Muslims, Christians, and Jews under Ottoman rule
November 30, 2018
What sparks the writing of a book? Probably no two authors have the same answer to that question, but here's the answer I heard from Dr. Heather J. Sharkey earlier this week. Her latest book arose, she tells us, in part because she was teaching within a combined Arabic and Hebrew track. (Wow, do I wish I could have done that kind of learning as an undergrad!)
Unsurprisingly, many of her students in that dual-language track came from Jewish or Muslim backgrounds. She set out to teach a class, geared in part toward those students, on the history of Muslims, Christians, and Jews in the Middle East -- which led to her latest book, which was assigned reading for my cohort of LEAP fellows.
Dr. Sharkey cited The Emergence of Modern Turkey -- Bernard Lewis, 1961 -- as one of her formative scholarly influences. She came away from her first reading of it (at nineteen) with the sense that equality between Christians, Jews, and Muslims was truly achieved in the Ottoman empire during the Tanzimat period in the 1800s. Rereading it more recently, she came to recognize that she had misread it. "He didn't say that equality happened; he said that there were proclamations of equality."
What did those proclamations of equality actually do? On what terms could and did non-Muslims actually live in an Islamic state? Her book attempts to answer those questions in a way that will work for all of her students -- Muslims, Christians, Jews, Arab-Americans, etc. "We have to be able to sit in a room and disagree even when we're coming from different positions," she noted. "I didn't want anyone, reading the book, to feel an us-versus-them or to feel that insults were being hurled."
We spent some time with The Pact of Umar -- exploring what it says, exploring how it was or wasn't enacted. On the upside, the pact indicates that Christians and Jews could continue practicing their religions; on the downside, the pact stipulates restrictions of various kinds. Part of what I found interesting is that the pact is both more liberating, and more restrictive, than I expected. (And that may be the primary takeaway from LEAP this week: everything is more complicated than binaries allow.)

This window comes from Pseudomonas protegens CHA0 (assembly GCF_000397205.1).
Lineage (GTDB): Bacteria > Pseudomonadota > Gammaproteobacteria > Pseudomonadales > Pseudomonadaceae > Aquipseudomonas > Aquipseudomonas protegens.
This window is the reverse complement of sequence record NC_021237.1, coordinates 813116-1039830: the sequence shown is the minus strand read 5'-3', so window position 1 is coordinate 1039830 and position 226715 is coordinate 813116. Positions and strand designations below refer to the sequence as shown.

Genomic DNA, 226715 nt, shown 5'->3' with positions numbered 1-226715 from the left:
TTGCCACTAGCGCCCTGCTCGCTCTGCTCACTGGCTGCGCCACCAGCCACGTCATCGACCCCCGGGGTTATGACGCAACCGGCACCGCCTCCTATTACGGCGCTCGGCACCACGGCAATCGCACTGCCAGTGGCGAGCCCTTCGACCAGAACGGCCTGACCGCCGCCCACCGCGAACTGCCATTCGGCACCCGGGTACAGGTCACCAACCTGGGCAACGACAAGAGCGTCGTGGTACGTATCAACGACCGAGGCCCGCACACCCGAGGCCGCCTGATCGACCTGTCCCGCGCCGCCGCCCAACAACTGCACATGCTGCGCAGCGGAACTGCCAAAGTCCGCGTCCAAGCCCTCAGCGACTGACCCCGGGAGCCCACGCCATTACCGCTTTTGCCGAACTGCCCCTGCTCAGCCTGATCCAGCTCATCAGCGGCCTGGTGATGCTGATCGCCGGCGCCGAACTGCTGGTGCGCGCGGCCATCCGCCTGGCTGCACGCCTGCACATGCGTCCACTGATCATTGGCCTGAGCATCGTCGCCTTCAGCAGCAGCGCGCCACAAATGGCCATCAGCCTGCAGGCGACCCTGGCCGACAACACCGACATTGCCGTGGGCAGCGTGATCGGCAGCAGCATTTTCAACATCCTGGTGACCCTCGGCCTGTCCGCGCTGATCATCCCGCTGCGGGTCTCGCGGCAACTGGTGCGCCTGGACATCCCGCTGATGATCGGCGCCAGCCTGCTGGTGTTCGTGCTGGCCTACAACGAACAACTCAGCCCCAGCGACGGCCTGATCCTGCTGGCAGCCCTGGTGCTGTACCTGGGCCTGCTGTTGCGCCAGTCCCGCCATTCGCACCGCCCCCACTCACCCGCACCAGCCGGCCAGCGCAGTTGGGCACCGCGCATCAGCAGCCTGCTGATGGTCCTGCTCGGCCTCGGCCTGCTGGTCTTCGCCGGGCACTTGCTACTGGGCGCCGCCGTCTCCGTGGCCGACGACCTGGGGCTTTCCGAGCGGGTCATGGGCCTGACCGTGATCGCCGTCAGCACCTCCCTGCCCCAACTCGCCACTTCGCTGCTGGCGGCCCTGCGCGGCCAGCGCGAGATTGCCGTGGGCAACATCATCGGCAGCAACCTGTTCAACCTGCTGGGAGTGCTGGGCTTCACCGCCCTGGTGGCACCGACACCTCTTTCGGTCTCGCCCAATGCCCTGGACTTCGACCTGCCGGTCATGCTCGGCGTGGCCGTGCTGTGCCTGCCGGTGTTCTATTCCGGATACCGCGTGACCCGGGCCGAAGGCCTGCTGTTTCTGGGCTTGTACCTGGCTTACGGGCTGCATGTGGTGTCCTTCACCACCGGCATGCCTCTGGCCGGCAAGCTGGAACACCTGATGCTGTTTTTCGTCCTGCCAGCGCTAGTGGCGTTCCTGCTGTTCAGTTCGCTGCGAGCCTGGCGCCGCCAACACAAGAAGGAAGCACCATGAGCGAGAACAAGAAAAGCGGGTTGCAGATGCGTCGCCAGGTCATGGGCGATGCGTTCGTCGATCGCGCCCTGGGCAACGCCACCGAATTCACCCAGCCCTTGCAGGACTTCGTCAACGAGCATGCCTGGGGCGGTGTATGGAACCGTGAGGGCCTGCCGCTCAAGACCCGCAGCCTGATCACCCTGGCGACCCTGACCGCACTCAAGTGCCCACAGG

It's interesting to consider the extent to which ideas emanating from the French Revolution about citizenship and egalitarianism impacted how citizens of the Ottoman Empire thought about themselves and each other. Dr. Sharkey also noted the increase of Christian missionary work in the Ottoman Empire during that period, which caused a deterioration of Christian-Muslim relations. And she noted that rich Jews and poor Jews experienced very different things under Ottoman rule.
To me the most interesting part of her talk was when she reprised her remarks from the centennial of the Balfour Declaration, asking, "if Balfour had not happened and Israel had not arisen, how well could Jews have expected to live in Islamic states, judging from what came before?" She made the argument that it wasn't inevitable, in that moment, that Jews would necessarily need a state of our own. She reminded us that a hundred years prior, in 1817, there had been real hope of equality and reform.
In 1817 there was legitimate hope that the Ottoman Empire as an Islamic state could have revised its structure to truly accommodate Jews and other non-Muslims. But it never achieved the ideals of social parity that it tried to implement in the 1850s, and then the Empire came to its end. Today we have a map of Middle Eastern states that continue to identify as Islamist, and there doesn't seem to be room in those states at this time for rethinking how Muslims and non-Muslims coexist.
The best place where there is an opportunity to rethink Muslim / non-Muslim relations, she argued, is outside of that region -- e.g. someplace like the United States, where there is no official state religion, where we (aspire to) live alongside each other as equal citizens and to form friendships and partnerships as equals. Unsurprisingly, I find that vision incredibly compelling. I don't think the United States entirely lives up to that ideal yet, but I'm hopeful that together we can aim in that direction.
This week was the first gathering of this year's LEAP Fellows at the Katz Center at the University of Pennsylvania; I offer this with gratitude to the Katz Foundation for making me a Katz Family Fellow.. This is the second in a pair of posts processing some of our learning. Thoughts / comments welcome.